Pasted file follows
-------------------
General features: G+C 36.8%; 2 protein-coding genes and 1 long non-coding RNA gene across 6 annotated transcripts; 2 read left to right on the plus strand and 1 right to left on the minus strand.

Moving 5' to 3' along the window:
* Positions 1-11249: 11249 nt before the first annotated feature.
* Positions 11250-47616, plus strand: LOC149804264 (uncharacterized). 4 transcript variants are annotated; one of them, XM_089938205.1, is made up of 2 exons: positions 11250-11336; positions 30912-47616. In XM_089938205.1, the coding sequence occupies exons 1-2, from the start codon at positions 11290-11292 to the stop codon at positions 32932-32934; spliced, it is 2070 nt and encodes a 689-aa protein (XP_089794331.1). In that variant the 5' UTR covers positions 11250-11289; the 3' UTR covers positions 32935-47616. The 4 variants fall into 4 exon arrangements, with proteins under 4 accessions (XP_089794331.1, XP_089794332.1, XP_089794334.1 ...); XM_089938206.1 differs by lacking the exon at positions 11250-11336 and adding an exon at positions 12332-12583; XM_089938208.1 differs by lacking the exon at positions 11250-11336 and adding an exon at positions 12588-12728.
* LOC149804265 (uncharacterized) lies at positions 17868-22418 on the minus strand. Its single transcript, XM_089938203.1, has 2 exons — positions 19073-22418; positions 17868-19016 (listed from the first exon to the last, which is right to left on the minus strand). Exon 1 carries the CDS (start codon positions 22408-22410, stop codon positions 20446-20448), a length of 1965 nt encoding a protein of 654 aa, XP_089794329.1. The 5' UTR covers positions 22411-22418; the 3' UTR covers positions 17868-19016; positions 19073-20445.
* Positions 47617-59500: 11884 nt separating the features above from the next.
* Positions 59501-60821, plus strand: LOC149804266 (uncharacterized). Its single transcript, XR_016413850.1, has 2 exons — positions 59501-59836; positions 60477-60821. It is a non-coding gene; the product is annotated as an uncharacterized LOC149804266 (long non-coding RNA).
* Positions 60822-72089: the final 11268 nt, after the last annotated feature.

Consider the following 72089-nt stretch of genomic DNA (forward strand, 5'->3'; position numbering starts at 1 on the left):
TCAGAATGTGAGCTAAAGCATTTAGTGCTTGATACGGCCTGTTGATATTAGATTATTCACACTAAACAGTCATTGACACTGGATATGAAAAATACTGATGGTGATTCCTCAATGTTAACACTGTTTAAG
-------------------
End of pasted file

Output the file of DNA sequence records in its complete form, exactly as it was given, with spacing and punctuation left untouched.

General features: G+C 36.8%; 2 protein-coding genes and 1 long non-coding RNA gene across 6 annotated transcripts; 2 read left to right on the plus strand and 1 right to left on the minus strand.

Moving 5' to 3' along the window:
* Positions 1-11249: 11249 nt before the first annotated feature.
* Positions 11250-47616, plus strand: LOC149804264 (uncharacterized). 4 transcript variants are annotated; one of them, XM_089938205.1, is made up of 2 exons: positions 11250-11336; positions 30912-47616. In XM_089938205.1, the coding sequence occupies exons 1-2, from the start codon at positions 11290-11292 to the stop codon at positions 32932-32934; spliced, it is 2070 nt and encodes a 689-aa protein (XP_089794331.1). In that variant the 5' UTR covers positions 11250-11289; the 3' UTR covers positions 32935-47616. The 4 variants fall into 4 exon arrangements, with proteins under 4 accessions (XP_089794331.1, XP_089794332.1, XP_089794334.1 ...); XM_089938206.1 differs by lacking the exon at positions 11250-11336 and adding an exon at positions 12332-12583; XM_089938208.1 differs by lacking the exon at positions 11250-11336 and adding an exon at positions 12588-12728.
* LOC149804265 (uncharacterized) lies at positions 17868-22418 on the minus strand. Its single transcript, XM_089938203.1, has 2 exons — positions 19073-22418; positions 17868-19016 (listed from the first exon to the last, which is right to left on the minus strand). Exon 1 carries the CDS (start codon positions 22408-22410, stop codon positions 20446-20448), a length of 1965 nt encoding a protein of 654 aa, XP_089794329.1. The 5' UTR covers positions 22411-22418; the 3' UTR covers positions 17868-19016; positions 19073-20445.
* Positions 47617-59500: 11884 nt separating the features above from the next.
* Positions 59501-60821, plus strand: LOC149804266 (uncharacterized). Its single transcript, XR_016413850.1, has 2 exons — positions 59501-59836; positions 60477-60821. It is a non-coding gene; the product is annotated as an uncharacterized LOC149804266 (long non-coding RNA).
* Positions 60822-72089: the final 11268 nt, after the last annotated feature.

Consider the following 72089-nt stretch of genomic DNA (forward strand, 5'->3'; position numbering starts at 1 on the left):
TCAGAATGTGAGCTAAAGCATTTAGTGCTTGATACGGCCTGTTGATATTAGATTATTCACACTAAACAGTCATTGACACTGGATATGAAAAATACTGATGGTGATTCCTCAATGTTAACACTGTTTAAG